I remember back in the early 1990s that there was some talk about the United States going from a plural majority Protestant nations, to a Roman Catholic one at some point in the early 21st century. This in itself wouldn’t be that big of a deal today, Canada already has more Catholics than Protestants (44% of the adult population is Catholic), and it has retained the dominance of Anglo-Protestant culture (also, the influence of Roman Catholicism in Quebec collapsed during the 1960s). But here in the United States things haven’t quite worked out. Latinos have become rapidly de-Catholicized, and only ~60% are Roman Catholic today. Additionally, American Nones: The Profile of the No Religion Population reports that Latinos went from being well underrepresented among those with “No Religion” in 1990 to almost establishing parity. Finally, there seems to be major defections among white ethnics; 33% of those with “No Religion” list at least some Irish ancestry. The likelihood of this is clinched by this chart:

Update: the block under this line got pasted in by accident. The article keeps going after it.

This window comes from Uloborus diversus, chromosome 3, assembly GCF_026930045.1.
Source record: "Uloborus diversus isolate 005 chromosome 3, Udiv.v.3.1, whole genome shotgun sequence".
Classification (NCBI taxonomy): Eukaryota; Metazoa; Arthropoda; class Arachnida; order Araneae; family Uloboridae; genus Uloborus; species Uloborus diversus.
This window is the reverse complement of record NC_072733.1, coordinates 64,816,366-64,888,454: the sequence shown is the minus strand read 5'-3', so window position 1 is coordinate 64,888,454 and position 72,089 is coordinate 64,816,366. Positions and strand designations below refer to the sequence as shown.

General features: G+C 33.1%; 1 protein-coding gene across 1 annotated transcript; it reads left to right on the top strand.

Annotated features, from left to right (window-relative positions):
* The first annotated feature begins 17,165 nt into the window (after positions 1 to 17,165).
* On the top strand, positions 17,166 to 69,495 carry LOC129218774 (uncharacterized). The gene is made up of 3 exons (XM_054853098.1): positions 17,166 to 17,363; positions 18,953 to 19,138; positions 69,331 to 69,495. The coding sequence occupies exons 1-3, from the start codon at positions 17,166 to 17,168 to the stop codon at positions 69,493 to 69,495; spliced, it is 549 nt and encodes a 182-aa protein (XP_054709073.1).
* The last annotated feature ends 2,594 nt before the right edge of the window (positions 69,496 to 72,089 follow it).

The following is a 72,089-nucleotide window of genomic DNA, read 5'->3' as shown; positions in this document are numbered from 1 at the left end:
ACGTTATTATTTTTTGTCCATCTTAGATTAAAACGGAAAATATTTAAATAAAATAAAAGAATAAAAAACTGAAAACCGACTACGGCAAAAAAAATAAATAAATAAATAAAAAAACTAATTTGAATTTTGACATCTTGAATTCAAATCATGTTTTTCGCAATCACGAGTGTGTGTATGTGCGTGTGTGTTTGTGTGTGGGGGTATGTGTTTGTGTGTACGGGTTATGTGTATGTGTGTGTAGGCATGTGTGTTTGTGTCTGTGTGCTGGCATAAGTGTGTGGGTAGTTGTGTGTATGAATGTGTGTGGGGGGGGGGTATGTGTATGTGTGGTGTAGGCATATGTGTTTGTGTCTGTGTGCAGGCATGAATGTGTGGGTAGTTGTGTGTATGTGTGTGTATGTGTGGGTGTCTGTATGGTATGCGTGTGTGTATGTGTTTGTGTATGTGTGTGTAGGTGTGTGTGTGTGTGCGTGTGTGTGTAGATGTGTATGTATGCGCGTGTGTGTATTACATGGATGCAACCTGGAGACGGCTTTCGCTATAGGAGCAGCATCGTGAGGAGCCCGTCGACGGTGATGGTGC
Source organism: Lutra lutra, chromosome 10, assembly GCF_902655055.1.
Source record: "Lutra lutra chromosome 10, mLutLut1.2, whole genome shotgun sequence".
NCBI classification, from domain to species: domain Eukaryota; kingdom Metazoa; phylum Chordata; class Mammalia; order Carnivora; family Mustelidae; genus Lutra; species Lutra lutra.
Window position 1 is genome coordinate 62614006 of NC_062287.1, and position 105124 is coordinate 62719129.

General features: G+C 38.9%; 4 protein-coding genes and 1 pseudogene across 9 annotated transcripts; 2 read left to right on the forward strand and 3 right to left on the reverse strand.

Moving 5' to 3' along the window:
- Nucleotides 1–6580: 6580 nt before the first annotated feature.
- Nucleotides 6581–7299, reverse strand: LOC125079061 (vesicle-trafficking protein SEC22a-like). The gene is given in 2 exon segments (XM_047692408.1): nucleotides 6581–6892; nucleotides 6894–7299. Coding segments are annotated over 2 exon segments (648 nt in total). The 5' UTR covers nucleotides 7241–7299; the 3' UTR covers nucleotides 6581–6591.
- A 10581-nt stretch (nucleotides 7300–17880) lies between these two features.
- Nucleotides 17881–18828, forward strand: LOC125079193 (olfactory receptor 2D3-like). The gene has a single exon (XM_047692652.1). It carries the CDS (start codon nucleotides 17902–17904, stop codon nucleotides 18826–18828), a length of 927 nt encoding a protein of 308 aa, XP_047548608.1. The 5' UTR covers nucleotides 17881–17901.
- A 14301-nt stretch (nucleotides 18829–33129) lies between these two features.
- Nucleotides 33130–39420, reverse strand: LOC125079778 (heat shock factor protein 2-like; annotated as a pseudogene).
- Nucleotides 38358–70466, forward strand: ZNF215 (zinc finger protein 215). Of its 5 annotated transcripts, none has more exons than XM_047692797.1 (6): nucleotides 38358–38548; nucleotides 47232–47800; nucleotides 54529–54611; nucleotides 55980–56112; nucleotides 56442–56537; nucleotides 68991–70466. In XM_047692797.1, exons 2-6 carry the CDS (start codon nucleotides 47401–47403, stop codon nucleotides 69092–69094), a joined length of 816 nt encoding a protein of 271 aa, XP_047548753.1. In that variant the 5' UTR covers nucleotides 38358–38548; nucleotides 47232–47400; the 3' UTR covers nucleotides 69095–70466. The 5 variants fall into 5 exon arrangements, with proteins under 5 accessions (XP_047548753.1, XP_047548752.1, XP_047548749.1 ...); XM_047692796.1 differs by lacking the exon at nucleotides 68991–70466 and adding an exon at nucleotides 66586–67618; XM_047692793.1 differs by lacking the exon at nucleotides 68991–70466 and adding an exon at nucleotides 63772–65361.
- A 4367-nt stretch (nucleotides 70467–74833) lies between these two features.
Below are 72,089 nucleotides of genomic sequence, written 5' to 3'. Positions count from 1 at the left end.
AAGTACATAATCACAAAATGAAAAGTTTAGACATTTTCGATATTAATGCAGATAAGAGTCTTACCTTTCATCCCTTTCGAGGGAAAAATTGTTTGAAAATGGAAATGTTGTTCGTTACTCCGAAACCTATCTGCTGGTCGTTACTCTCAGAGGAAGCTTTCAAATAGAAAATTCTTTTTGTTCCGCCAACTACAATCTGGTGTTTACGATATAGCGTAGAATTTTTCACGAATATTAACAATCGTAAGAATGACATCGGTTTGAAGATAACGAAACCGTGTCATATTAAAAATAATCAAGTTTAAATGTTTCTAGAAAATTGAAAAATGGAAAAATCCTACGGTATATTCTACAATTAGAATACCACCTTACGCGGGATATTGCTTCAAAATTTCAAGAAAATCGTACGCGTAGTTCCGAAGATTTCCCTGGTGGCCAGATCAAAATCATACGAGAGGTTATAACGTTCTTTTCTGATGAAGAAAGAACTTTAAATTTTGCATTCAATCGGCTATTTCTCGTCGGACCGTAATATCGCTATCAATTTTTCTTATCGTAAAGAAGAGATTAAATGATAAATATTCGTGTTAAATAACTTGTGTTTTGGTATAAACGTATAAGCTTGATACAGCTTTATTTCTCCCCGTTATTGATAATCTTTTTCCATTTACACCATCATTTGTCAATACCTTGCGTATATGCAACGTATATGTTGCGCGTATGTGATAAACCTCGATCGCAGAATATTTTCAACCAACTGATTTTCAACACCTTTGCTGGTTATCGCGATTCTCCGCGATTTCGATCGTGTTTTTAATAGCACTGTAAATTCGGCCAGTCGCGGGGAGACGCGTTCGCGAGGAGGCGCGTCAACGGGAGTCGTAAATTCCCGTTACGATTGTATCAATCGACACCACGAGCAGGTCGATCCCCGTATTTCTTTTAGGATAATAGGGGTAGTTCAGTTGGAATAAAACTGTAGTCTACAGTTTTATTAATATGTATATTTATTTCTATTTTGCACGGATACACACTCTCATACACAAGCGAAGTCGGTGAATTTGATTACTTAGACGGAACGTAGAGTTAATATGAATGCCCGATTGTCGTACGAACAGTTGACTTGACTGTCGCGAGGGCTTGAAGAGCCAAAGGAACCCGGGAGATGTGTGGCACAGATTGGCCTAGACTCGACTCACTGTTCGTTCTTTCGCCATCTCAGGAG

Roman Catholics remain ~25% of the population, but this stability is likely purely a function of immigration from traditionally Catholic countries. I am generally wary of specific events serving as inflection points of social change, but I do wonder if the pedophile priest controversy was the last straw for many marginal “cultural Catholics,” for whom the religious identification was more a matter of ethnic loyalty and sentimentality. In any case, another warning about projecting too far into the future when it comes to demographic trends.